The Heart of Occident
The aforementioned studio fire, Terence Stamp, and also the narrative regarding the 'eternal love triangle' ending in a suicide may not have made it into the finished version of the film, but Iain Quarrier certainly did, resplendent in purple corduroy, as a bookseller of pornographic literature, reading aloud from Mein Kampf.
|Iain Quarrier - One Plus One (Dir. Jean-Luc Godard - 1968) courtesy of Cupid Productions Ltd. (Note: *All wardrobe Department/Costume Design information absent from the film credits).|
IMAGE CREDITS, LINKS, & FURTHER READING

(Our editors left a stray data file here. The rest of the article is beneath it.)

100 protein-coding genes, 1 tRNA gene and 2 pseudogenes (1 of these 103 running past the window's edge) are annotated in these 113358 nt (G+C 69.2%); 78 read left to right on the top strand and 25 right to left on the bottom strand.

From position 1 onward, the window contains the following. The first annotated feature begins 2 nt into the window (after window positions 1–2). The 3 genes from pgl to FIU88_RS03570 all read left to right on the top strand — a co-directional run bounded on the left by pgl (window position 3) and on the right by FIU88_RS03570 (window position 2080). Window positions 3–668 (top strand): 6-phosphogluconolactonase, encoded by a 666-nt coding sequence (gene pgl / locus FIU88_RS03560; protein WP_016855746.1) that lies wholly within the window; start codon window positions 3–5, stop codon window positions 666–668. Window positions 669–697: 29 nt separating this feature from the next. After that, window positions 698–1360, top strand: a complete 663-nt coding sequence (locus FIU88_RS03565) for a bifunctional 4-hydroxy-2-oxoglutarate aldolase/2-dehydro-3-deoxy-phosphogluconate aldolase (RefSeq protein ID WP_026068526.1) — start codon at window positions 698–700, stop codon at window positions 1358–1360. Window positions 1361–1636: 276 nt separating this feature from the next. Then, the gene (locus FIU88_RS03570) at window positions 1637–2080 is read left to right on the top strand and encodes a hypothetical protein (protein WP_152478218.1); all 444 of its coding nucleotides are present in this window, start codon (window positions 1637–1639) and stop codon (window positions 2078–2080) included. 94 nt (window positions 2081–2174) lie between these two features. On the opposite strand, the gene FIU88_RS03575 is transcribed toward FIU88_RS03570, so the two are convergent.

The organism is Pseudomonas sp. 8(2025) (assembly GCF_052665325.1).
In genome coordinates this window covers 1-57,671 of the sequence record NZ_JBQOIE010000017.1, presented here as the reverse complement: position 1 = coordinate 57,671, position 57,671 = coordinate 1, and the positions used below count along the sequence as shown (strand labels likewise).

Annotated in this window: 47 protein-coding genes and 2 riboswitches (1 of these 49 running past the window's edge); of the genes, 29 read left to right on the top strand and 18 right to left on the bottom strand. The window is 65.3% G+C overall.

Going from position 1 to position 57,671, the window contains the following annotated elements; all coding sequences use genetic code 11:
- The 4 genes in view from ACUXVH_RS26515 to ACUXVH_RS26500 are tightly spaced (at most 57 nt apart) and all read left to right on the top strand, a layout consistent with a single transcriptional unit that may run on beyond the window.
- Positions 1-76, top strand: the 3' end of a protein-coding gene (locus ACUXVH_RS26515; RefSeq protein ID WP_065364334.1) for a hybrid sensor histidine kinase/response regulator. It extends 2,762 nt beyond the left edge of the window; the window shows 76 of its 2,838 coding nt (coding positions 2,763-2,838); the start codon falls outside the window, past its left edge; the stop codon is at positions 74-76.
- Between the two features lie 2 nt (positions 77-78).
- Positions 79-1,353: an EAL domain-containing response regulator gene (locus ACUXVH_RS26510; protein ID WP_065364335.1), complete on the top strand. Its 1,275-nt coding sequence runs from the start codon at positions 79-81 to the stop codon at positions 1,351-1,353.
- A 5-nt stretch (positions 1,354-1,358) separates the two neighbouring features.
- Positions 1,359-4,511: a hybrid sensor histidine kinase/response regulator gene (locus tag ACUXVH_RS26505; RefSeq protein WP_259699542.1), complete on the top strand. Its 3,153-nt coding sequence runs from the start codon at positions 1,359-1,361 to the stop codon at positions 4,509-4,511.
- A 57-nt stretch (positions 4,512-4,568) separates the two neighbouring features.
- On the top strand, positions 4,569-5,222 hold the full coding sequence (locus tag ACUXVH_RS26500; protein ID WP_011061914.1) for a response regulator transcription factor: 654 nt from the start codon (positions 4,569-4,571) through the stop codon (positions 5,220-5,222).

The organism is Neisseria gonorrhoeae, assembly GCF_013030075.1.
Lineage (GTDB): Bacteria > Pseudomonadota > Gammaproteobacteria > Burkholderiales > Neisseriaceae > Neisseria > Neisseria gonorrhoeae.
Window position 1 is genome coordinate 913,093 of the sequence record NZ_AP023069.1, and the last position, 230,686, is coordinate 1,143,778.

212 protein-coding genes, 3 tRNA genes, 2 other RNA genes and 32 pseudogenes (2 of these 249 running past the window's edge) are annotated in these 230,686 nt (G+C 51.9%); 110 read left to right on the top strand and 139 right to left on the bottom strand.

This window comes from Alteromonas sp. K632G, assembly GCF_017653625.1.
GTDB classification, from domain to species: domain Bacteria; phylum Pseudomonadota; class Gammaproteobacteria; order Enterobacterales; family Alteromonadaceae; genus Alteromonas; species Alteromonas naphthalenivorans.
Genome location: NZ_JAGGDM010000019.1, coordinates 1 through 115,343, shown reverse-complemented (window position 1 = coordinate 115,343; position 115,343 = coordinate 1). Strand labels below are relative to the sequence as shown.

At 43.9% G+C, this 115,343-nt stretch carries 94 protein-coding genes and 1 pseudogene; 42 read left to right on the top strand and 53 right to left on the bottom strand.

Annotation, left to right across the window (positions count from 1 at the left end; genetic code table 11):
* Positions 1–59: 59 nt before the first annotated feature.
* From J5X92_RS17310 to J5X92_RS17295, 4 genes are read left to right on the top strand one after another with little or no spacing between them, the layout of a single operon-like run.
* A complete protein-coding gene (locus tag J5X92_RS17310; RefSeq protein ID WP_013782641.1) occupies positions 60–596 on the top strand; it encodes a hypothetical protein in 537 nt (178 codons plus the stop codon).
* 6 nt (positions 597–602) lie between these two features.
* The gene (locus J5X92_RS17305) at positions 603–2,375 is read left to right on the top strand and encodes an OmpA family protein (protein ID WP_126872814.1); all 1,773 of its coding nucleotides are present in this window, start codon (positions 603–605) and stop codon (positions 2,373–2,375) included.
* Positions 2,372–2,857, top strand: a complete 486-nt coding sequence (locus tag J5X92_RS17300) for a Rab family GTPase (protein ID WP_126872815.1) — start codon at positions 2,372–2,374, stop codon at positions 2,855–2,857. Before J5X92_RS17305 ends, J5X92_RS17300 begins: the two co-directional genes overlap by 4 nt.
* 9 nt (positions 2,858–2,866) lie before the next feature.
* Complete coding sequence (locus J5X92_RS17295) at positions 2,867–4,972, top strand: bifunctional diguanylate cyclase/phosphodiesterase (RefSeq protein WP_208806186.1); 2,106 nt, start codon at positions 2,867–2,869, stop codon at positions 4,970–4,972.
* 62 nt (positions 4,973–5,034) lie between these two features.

All images scanned by Sweet Jane from an original article in Rave Magazine, August 1968. Read an edited transcript of an interview with the director, made for the BBC TV programme Release in November 1968: One to One: Jean-Luc Godard Speaks, and also The Rolling Stone Interview (1969)—A look behind the lens at the famed French new wave director of 'Breathless' and 'Band of Outsiders'. One Plus One, the original version of Godard's 'Sympathy for the Devil' film, is shown to benefit filmmakers organization (April 2, 1970). The Depiction of late 1960s Counter Culture in the 1968 films of Jean-Luc Godard'. Mim Scala: Diary of a Teddy Boy- a Memoir of the Long Sixties—Chapter 18 provides an excellent behind the scenes insight into the making of the film. A look at the events and some of the causes of the uprising in France in the Spring of 1968 - including footage of protests by Godard and Truffaut in defence of Henri Langlois who had been dismissed from his position as co-founder and director at the Cinémathèque Française. The Story Of Olympic Studios—an interview with studio engineer Keith Grant. Discover more about the actor Sean Lynch, who although unseen in One Plus One, can be heard as a constant narrative throughout the film, and you can also view the man behind the voice—Sean Lynch photographed outside Paddington Registry Office on the day of his wedding to English Jazz singer Annie Ross, in London, August 19th 1963. Separation (Dir. Jack Bond - 1968) Starring Iain Quarrier (*with clothes from Granny Takes a Trip, Quorum, and The Carrot on Wheels). Cupid Productions Ltd the company responsible for two of the classic films of the 1960s and 1970s: the car chase cult movie Vanishing Point, directed by Richard C. Sarafian and the Rolling Stones movie Sympathy for the Devil, aka One Plus One, directed by Jean-Luc Godard. From Paris in the Sinister Sixties to Hollywood’s Magic Castle: Cult Horror actor Ferdy Mayne recalled, among other things, Quarrier as ''a central supplier of the chemicals, mostly acid, that kept the scene soaring at its stratospheric level.'' Mia Farrow, the American actress, used a four-letter word at Bow Street Court, London, yesterday, when she was called as a witness in the case against Canadian producer Iain Quarrier (16th November 1968). Jagger vs Lennon: London's riots of 1968 provided the backdrop to a rock 'n' roll battle royale. Some more Rolling Stones on film: Charlie is my Darling (Original 1965 cut); The Rolling Stones Rock and Roll Circus (1968); Gimme Shelter (1970); Performance (1970) plus, be sure to keep an eye out for the forthcoming limited edition, large format book by author Jay Glennie, with new & unseen images marking the 50th Anniversary of Performance starring Mick Jagger, James Fox, and Anita Pallenberg, available for pre-order soon!; Ned Kelly (1970); Cocksucker Blues (1972); Ladies and Gentlemen: The Rolling Stones (1974); The Greatest Rock 'n' Roll movie never made—Only Lovers Left Alive. And finally, The Radical Film Network's 1968 Festival Programme—a worldwide programme of film-based events and discussions around the legacy and potential of 1968 in the popular imagination.